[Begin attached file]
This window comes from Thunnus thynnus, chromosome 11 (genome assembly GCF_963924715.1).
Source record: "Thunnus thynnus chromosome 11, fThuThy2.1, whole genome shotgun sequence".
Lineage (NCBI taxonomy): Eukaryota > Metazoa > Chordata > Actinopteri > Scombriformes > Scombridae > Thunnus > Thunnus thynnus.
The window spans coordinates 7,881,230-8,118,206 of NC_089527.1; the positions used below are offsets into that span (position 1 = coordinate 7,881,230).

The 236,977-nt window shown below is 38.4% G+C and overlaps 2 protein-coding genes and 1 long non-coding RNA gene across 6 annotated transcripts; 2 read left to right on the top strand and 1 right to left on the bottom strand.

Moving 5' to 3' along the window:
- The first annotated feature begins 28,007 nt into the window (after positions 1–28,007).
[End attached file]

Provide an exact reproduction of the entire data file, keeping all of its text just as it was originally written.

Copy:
This window comes from Thunnus thynnus, chromosome 11 (genome assembly GCF_963924715.1).
Source record: "Thunnus thynnus chromosome 11, fThuThy2.1, whole genome shotgun sequence".
Lineage (NCBI taxonomy): Eukaryota > Metazoa > Chordata > Actinopteri > Scombriformes > Scombridae > Thunnus > Thunnus thynnus.
The window spans coordinates 7,881,230-8,118,206 of NC_089527.1; the positions used below are offsets into that span (position 1 = coordinate 7,881,230).

The 236,977-nt window shown below is 38.4% G+C and overlaps 2 protein-coding genes and 1 long non-coding RNA gene across 6 annotated transcripts; 2 read left to right on the top strand and 1 right to left on the bottom strand.

Moving 5' to 3' along the window:
- The first annotated feature begins 28,007 nt into the window (after positions 1–28,007).